Editor’s Note: This story has been updated to reflect the city manager’s salary last year was $372,700.

SACRAMENTO, Calif. (KTXL) — Sacramento City Manager Howard Chan is asking the city council for a pay bump, and as a top earner within the city of Sacramento, many people are questioning if it’s a good use of money.

If the city council approves the request for a raise, it would put him at $400,652 a year. That’s a jump from the $372,700 he was making last year. On top of that, he’s asking for an additional 30 days of leave.

“It’s just not the time for it,” Dave Kempa, editor of Voices: River City, said. “Currently, he is not entitled to a raise of this magnitude.”

Chan has spent the last five years overseeing Sacramento, and now he’s asking for a 7.5% pay raise. Kempa, editor of a progressive political podcast, says it would be a waste of money. On top of that, he says this money could be spent on ongoing issues within the city surrounding homelessness.

“That can be the difference between staying sheltered and ending up on the streets, couch surfing, in a very vulnerable position where you are open to the elements,” Kempa told FOX40.

While it is up to the city council to deny or approve chan’s raise, Jon Coupal says it’s important to remember where the money comes from.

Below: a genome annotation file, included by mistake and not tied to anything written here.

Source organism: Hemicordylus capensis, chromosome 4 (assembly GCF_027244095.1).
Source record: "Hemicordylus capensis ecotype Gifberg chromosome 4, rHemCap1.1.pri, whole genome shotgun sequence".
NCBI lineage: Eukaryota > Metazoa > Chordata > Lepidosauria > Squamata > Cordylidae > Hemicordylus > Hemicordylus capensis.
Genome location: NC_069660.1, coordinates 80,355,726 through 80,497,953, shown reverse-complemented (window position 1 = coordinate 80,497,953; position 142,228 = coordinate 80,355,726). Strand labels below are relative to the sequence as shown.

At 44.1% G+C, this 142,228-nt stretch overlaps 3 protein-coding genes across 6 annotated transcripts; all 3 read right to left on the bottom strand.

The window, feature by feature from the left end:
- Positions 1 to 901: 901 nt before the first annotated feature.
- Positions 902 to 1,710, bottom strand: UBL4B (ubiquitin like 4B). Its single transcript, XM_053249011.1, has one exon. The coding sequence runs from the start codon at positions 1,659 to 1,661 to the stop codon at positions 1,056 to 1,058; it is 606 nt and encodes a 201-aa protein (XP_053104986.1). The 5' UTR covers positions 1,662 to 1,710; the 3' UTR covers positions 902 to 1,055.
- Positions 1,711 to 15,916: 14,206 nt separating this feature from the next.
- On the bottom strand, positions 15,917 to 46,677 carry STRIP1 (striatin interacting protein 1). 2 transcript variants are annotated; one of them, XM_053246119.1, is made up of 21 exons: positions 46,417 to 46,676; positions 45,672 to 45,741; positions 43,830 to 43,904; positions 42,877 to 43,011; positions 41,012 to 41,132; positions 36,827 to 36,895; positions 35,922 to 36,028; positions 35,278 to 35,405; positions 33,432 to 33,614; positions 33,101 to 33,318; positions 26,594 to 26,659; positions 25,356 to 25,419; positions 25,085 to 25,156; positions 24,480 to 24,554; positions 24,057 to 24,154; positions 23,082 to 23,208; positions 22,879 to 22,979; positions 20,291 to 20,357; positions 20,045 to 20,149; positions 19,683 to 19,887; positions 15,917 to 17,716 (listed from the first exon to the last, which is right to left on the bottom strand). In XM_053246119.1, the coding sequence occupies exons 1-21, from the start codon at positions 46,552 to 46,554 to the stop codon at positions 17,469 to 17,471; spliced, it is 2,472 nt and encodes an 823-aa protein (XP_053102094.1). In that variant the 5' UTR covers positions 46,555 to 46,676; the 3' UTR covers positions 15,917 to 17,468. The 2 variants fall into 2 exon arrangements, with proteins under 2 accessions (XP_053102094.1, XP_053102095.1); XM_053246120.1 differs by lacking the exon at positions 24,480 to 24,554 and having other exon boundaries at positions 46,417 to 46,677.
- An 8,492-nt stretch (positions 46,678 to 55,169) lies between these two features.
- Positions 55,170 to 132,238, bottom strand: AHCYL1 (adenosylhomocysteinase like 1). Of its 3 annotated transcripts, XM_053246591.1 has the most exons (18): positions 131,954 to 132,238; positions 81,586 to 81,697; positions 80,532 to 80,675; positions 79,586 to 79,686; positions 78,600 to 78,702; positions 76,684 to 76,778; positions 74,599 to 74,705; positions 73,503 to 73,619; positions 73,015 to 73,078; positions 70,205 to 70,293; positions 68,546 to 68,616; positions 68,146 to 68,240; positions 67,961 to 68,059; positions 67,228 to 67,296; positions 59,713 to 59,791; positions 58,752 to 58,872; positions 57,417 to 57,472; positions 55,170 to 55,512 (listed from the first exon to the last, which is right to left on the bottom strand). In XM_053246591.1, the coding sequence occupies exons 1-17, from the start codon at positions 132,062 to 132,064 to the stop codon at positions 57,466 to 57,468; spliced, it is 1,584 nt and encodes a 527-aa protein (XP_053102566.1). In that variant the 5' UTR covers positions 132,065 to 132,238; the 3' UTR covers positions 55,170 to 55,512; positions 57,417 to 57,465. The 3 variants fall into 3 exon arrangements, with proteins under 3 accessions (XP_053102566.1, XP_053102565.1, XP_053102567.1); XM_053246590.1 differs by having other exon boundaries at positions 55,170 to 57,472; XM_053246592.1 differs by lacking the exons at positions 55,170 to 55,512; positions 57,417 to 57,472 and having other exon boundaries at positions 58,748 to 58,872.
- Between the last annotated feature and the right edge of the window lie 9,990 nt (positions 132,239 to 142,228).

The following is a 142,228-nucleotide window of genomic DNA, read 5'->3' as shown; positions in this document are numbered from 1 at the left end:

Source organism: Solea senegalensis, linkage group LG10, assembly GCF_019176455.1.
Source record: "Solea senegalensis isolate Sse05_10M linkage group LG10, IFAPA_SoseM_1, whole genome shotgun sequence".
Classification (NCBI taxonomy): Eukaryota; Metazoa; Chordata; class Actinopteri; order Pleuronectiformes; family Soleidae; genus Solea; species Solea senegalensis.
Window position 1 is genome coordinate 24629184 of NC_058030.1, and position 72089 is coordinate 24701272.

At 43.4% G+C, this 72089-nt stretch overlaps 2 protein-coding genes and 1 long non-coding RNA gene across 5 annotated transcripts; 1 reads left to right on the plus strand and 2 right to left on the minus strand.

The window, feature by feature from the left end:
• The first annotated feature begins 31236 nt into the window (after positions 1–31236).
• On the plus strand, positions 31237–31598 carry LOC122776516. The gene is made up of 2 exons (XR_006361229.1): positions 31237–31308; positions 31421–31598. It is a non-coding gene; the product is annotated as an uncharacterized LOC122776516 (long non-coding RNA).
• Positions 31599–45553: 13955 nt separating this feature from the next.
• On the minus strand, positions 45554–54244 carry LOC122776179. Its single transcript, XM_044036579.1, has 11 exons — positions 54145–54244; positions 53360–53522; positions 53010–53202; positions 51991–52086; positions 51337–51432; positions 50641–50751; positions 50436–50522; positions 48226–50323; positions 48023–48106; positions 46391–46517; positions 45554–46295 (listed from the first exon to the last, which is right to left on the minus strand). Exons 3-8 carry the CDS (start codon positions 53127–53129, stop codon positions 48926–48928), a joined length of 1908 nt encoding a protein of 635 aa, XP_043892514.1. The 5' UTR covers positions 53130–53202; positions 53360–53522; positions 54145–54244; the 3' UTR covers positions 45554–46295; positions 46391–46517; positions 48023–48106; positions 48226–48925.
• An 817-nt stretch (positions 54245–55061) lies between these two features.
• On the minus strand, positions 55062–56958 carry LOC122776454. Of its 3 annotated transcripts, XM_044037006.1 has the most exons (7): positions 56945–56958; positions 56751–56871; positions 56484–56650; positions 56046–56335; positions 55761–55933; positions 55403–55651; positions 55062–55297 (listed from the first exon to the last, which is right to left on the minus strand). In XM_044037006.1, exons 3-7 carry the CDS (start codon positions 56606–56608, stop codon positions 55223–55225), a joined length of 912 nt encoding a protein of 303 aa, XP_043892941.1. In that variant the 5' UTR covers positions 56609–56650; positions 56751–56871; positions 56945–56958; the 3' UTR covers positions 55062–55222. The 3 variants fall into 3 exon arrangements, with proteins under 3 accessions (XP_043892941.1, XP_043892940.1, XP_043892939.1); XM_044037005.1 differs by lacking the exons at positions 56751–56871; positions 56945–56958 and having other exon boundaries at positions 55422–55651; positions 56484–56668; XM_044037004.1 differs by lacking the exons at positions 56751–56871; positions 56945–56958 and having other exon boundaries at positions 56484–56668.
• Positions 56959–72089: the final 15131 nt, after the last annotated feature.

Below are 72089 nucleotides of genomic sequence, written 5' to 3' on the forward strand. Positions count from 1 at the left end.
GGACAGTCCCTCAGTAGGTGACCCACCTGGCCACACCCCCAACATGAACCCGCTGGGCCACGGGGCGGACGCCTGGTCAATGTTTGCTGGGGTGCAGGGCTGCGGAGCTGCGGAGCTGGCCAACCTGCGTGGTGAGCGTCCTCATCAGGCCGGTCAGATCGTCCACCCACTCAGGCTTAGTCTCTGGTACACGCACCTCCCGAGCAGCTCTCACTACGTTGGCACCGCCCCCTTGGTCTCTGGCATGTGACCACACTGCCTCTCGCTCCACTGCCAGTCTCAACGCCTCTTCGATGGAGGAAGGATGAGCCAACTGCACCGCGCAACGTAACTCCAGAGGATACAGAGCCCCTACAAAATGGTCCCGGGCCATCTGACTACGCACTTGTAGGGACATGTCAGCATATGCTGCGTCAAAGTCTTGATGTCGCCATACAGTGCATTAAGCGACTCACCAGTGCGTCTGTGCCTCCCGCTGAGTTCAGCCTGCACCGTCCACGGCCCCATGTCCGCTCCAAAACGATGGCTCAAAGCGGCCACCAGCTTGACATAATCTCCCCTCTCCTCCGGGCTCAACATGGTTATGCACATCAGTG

“Taxpayers of the city of Sacramento pay for all salaries,” Coupal, Howard Jarvis Taxpayers Association president, said.

The association is a nonprofit aimed at advocating against raising taxes in California. Coupal also wants to remind residents that the base salary isn’t the only thing that Chan is getting.

“You also have to consider medical benefits and for public employees in California, which includes the city of Sacramento, the benefits are very generous,” Coupal said.

If approved, Chan will also get about 96 days of leave a year. All of this will be retroactive pay dating back to Feb. 12 of this year. And with the cost of living continuing to get more expensive, Coupal says, whether or not this is fair, this is a very generous ask. 

“People in the private sector struggling to get any increases and struggling to hold onto their jobs,” Coupal said.

FOX40 reached out to the city manager for comment on this story, but he did not agree to an interview.